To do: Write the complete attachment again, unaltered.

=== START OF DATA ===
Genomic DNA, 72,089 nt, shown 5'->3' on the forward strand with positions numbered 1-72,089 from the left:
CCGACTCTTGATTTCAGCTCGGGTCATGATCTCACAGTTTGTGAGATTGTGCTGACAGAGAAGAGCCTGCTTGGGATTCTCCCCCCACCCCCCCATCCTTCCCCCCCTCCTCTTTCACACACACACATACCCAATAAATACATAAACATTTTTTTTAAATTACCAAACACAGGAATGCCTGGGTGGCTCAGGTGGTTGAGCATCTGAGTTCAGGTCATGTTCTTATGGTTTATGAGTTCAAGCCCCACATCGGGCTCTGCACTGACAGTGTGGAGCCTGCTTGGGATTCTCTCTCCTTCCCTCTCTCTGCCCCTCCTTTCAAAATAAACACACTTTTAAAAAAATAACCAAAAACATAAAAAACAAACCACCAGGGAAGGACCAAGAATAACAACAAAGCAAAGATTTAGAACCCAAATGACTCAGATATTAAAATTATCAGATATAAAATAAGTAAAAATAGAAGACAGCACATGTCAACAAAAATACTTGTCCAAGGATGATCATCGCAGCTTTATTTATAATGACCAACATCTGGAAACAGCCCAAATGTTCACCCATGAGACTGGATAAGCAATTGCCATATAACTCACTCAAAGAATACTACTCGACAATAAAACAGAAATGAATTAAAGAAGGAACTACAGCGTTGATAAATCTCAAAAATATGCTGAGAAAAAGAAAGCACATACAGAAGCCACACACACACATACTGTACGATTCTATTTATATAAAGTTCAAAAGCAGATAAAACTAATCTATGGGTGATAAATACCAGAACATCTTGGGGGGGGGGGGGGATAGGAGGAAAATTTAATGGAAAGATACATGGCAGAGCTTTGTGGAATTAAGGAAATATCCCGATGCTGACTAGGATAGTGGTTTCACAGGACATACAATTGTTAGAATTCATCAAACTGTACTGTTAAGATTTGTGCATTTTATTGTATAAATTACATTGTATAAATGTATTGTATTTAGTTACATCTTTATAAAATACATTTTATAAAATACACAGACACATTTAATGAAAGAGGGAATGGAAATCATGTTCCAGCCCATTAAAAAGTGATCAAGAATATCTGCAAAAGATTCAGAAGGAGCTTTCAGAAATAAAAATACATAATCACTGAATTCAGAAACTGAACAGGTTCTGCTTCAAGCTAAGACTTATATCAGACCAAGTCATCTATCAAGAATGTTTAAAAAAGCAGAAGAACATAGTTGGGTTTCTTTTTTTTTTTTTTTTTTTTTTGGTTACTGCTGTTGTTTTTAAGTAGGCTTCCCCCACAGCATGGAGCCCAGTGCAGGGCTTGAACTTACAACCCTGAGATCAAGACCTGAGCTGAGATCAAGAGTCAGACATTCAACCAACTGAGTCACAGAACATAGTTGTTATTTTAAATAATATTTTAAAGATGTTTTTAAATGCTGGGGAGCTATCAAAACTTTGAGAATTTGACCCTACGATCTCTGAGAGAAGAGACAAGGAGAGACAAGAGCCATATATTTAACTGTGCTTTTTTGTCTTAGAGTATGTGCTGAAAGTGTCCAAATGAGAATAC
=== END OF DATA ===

Genomic DNA, 72,089 nt, shown 5'->3' on the forward strand with positions numbered 1-72,089 from the left:
CCGACTCTTGATTTCAGCTCGGGTCATGATCTCACAGTTTGTGAGATTGTGCTGACAGAGAAGAGCCTGCTTGGGATTCTCCCCCCACCCCCCCATCCTTCCCCCCCTCCTCTTTCACACACACACATACCCAATAAATACATAAACATTTTTTTTAAATTACCAAACACAGGAATGCCTGGGTGGCTCAGGTGGTTGAGCATCTGAGTTCAGGTCATGTTCTTATGGTTTATGAGTTCAAGCCCCACATCGGGCTCTGCACTGACAGTGTGGAGCCTGCTTGGGATTCTCTCTCCTTCCCTCTCTCTGCCCCTCCTTTCAAAATAAACACACTTTTAAAAAAATAACCAAAAACATAAAAAACAAACCACCAGGGAAGGACCAAGAATAACAACAAAGCAAAGATTTAGAACCCAAATGACTCAGATATTAAAATTATCAGATATAAAATAAGTAAAAATAGAAGACAGCACATGTCAACAAAAATACTTGTCCAAGGATGATCATCGCAGCTTTATTTATAATGACCAACATCTGGAAACAGCCCAAATGTTCACCCATGAGACTGGATAAGCAATTGCCATATAACTCACTCAAAGAATACTACTCGACAATAAAACAGAAATGAATTAAAGAAGGAACTACAGCGTTGATAAATCTCAAAAATATGCTGAGAAAAAGAAAGCACATACAGAAGCCACACACACACATACTGTACGATTCTATTTATATAAAGTTCAAAAGCAGATAAAACTAATCTATGGGTGATAAATACCAGAACATCTTGGGGGGGGGGGGGGATAGGAGGAAAATTTAATGGAAAGATACATGGCAGAGCTTTGTGGAATTAAGGAAATATCCCGATGCTGACTAGGATAGTGGTTTCACAGGACATACAATTGTTAGAATTCATCAAACTGTACTGTTAAGATTTGTGCATTTTATTGTATAAATTACATTGTATAAATGTATTGTATTTAGTTACATCTTTATAAAATACATTTTATAAAATACACAGACACATTTAATGAAAGAGGGAATGGAAATCATGTTCCAGCCCATTAAAAAGTGATCAAGAATATCTGCAAAAGATTCAGAAGGAGCTTTCAGAAATAAAAATACATAATCACTGAATTCAGAAACTGAACAGGTTCTGCTTCAAGCTAAGACTTATATCAGACCAAGTCATCTATCAAGAATGTTTAAAAAAGCAGAAGAACATAGTTGGGTTTCTTTTTTTTTTTTTTTTTTTTTTGGTTACTGCTGTTGTTTTTAAGTAGGCTTCCCCCACAGCATGGAGCCCAGTGCAGGGCTTGAACTTACAACCCTGAGATCAAGACCTGAGCTGAGATCAAGAGTCAGACATTCAACCAACTGAGTCACAGAACATAGTTGTTATTTTAAATAATATTTTAAAGATGTTTTTAAATGCTGGGGAGCTATCAAAACTTTGAGAATTTGACCCTACGATCTCTGAGAGAAGAGACAAGGAGAGACAAGAGCCATATATTTAACTGTGCTTTTTTGTCTTAGAGTATGTGCTGAAAGTGTCCAAATGAGAATAC